Nonprofit Organization (NPO) Executive Directors often enter an agency with one objective – a need to bring the organization to its full potential or to maintain the success of the organization. Executive Directors uphold their position for years; so when they decide to pursue other opportunities, the organization, its board members and key stakeholders must be prepared for a major change.
The departing Executive Director plays a crucial role in the organization’s transition.
A succession plan should always be in place to prepare for the exit; whether the Executive Director leaves or is asked to leave. For a period of time, the agency may not have an Executive Director while the board interviews potential candidates. In some cases, the Executive Director’s role will be temporarily filled by one or two employees during the transition period.
If the agency’s board is interviewing candidates to fill a retiring Executive Director’s position, there will be a period of overlap between the current ED’s position ending and the new ED’s position beginning. Though a period of overlap between the old ED and the new ED is wise in transition, the overlap must not be overextended – there must be a clear break in role change. There needs to be no ambiguity about who is in charge of the nonprofit organization.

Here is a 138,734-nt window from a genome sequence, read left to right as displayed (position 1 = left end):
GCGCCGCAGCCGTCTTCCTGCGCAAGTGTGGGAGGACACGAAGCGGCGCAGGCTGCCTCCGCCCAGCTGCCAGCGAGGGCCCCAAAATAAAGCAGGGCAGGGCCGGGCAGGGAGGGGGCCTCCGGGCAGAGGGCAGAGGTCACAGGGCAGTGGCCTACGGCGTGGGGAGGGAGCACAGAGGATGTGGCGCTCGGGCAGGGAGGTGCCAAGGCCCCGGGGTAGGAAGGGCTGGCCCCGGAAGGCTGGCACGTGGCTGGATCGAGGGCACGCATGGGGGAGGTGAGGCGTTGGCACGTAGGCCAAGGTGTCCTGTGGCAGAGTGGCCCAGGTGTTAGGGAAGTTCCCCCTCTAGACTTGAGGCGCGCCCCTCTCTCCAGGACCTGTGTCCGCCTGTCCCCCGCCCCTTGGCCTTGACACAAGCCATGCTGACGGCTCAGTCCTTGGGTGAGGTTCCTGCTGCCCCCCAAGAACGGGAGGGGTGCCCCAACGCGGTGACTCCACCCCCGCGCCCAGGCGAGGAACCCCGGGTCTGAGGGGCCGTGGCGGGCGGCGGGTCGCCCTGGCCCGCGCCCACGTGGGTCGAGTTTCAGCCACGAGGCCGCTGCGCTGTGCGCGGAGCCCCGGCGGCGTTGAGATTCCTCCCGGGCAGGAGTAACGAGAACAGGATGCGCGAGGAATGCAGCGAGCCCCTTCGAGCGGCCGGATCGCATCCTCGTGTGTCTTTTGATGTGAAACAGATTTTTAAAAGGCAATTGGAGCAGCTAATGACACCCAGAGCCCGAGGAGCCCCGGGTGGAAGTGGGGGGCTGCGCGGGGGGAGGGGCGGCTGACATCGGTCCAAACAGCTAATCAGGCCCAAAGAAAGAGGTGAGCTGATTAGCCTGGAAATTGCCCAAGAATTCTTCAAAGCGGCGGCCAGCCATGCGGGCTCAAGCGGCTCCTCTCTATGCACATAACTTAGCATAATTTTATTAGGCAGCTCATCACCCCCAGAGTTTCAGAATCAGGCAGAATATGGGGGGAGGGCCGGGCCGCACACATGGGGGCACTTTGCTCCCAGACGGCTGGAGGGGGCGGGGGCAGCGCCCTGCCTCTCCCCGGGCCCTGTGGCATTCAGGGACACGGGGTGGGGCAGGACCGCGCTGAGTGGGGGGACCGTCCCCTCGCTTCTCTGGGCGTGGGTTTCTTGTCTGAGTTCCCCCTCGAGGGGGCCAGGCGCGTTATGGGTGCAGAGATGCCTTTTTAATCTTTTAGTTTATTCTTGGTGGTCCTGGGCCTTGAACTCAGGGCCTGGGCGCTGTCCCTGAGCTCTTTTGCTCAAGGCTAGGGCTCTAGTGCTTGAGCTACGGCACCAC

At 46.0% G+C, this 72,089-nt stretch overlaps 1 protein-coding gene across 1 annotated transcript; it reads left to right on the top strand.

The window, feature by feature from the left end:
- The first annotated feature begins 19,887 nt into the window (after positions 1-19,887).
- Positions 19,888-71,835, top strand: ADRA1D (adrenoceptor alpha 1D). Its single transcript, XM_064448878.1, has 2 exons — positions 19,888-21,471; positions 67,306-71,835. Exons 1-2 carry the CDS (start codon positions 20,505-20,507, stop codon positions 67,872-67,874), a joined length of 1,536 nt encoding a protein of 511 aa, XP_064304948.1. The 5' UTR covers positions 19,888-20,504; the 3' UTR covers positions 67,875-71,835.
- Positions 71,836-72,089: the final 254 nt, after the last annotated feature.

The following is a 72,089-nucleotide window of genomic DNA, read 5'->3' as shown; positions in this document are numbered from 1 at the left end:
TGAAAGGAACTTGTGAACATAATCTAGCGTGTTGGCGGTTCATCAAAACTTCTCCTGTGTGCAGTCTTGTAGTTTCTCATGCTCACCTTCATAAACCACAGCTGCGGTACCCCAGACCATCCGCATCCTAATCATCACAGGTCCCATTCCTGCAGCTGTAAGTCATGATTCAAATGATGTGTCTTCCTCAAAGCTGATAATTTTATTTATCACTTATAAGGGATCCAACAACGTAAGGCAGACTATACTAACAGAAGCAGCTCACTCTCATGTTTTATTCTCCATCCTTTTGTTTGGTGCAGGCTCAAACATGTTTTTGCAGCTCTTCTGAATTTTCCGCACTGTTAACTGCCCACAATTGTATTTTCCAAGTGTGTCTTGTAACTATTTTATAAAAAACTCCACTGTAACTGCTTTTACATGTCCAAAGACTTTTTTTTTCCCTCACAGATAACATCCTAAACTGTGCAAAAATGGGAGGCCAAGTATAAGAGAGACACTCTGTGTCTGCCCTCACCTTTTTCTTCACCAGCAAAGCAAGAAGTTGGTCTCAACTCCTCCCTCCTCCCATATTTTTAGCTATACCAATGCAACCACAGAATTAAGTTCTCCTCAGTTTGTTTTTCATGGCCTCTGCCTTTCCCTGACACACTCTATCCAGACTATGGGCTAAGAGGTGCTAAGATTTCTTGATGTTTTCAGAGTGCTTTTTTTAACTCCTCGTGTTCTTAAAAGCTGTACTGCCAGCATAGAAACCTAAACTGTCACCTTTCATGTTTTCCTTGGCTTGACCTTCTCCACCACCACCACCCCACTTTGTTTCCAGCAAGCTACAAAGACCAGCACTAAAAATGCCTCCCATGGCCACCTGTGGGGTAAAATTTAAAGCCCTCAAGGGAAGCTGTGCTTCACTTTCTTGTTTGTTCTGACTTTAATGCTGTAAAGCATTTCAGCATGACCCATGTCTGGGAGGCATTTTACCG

Productivity of the NPO is maximized when everyone in the organization is working toward the same goal; retiring Executive Directors who aren’t willing to embrace change are only causing the organization, and their years of hard work, to fail.
Leadership coach, Beth Greeland states: “…And, while it may be a nice idea that you can “keep a hand in”, either as a part time consultant or as a member of the board – it’s a potentially dangerous path. The loyalty to you can cloud the board’s objectivity about the new ED’s vision and ideas. In my experience, the optimal situation is for the departing ED to leave the organization completely on his/her last day and only be accessible to the new ED at his/her request.”
Ensuring all internal information such as passwords, processes and documents are organized and readily available for the current staff and incoming Executive Director is imperative. In order to guarantee a smooth transition, the current ED must maintain structure in his or her approach to “passing the torch” to prevent confusion and chaos.
As hard as it is to let go of something you’ve worked night and day to make successful, it’s time for someone else to take the reins. If you have led your employees successfully, the agency will run beautifully upon departure.